"There is inadequate evidence concerning the effectiveness of residential rehabilitation programmes".
Also, when a BBC reporter called NTA head office, his first point of contact told him that "rehab doesn't work"

Finally, in your and Baker's reponses to me, you quotes research on detox, as though you did not understand the difference between it and residential (or day care or sessional) rehab and abstinence-based psychosocial support.
I am glad to hear elsewhere that the NTA accepts (sporadically) that certain groups of people will benefit more from certain types of treatment. So please refer patients to rehab and daycare as clinically appropriate - that should be at least 5 times the number of patients currently being referred there.


In December 2008, the NTA advertised for a new Communications Director; interviews week starting 12 January 2009.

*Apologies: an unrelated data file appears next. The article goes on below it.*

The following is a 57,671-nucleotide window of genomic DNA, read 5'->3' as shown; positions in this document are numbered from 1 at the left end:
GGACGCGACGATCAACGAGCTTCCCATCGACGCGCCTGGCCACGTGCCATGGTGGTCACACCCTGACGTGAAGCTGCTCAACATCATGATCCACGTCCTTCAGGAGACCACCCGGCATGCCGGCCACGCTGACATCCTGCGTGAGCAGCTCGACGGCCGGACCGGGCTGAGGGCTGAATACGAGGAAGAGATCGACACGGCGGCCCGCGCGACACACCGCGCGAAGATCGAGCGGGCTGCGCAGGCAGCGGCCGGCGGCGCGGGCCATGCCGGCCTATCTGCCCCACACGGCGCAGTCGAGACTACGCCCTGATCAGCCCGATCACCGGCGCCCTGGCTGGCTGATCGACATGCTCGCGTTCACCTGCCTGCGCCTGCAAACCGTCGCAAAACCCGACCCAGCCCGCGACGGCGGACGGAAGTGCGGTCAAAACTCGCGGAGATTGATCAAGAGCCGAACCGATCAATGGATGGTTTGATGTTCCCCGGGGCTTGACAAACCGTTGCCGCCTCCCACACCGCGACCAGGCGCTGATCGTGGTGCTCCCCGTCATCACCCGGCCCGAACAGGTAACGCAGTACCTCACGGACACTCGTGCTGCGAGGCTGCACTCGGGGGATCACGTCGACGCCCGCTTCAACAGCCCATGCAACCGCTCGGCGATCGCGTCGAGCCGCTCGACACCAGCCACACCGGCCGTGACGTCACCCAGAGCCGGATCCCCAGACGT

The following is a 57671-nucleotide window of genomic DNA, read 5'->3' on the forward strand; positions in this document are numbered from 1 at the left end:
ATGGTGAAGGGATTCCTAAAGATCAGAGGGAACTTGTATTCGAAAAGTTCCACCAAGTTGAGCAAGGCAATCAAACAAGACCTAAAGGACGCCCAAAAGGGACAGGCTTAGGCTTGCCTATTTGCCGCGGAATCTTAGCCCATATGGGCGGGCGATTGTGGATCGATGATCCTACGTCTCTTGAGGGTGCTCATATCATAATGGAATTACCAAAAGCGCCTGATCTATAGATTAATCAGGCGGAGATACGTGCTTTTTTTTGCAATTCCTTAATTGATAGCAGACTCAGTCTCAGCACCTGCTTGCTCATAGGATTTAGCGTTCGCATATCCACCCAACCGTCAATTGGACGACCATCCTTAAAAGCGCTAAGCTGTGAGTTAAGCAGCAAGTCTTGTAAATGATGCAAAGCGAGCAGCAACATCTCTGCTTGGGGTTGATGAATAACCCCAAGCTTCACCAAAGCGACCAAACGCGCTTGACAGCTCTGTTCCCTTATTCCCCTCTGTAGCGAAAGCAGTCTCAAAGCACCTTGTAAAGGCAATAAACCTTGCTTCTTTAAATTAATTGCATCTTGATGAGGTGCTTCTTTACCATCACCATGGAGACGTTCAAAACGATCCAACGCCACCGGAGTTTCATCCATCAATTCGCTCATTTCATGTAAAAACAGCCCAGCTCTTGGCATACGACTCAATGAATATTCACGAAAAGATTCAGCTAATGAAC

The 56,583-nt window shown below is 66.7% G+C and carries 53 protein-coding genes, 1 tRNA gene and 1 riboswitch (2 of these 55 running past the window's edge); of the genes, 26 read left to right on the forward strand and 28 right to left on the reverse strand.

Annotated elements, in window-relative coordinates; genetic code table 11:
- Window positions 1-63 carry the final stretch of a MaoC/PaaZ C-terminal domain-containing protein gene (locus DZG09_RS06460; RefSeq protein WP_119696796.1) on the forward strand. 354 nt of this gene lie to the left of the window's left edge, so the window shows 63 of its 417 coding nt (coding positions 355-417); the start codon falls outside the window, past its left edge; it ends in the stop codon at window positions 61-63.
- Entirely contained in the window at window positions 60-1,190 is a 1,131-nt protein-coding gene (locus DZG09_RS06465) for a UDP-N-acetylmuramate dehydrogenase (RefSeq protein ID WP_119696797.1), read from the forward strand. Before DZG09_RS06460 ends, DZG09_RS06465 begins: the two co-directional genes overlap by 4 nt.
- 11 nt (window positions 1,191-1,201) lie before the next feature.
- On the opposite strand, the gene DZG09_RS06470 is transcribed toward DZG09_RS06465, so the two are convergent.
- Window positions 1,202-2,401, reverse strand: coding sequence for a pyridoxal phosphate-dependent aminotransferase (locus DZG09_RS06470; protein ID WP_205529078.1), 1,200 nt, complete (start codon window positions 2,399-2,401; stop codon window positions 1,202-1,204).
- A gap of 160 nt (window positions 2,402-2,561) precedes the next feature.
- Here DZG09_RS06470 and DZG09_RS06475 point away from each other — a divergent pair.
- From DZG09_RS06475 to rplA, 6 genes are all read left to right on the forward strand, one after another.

On 13 January 2009, the NTA advertised for a new chair and four board members, including chair of an Audit Committee.

Ann SToker

Jon Hibbs says '£54 million of capital spending be divided between new 42 residential and supported housing projects, providing an extra 500 beds that will enable some 2,000 more people to be treated each year. Would it not have been more cost effective to
allocate some of that money to existing rehabs that have been
closed ?
Ann Stoker

san diego sober living

I was looking for the topic like this,the residential rehabilitation sector has been positively evaluated in large-scale treatment outcome research across the globe.You have a very informative blog.


Hugh Morgan

I have taken great pleasure in reading your magazine in fact i would like a few more copies to pass around the various drop ins i visit at the moment i have just passed a nvq in advice and guidance and work on a volantary basis i seem to be steered towards drug and alcahol clients as i spent a lot of my life living the misery of addiction so i find i can have a good understanding of where they are on their journey keep up the good work Hugh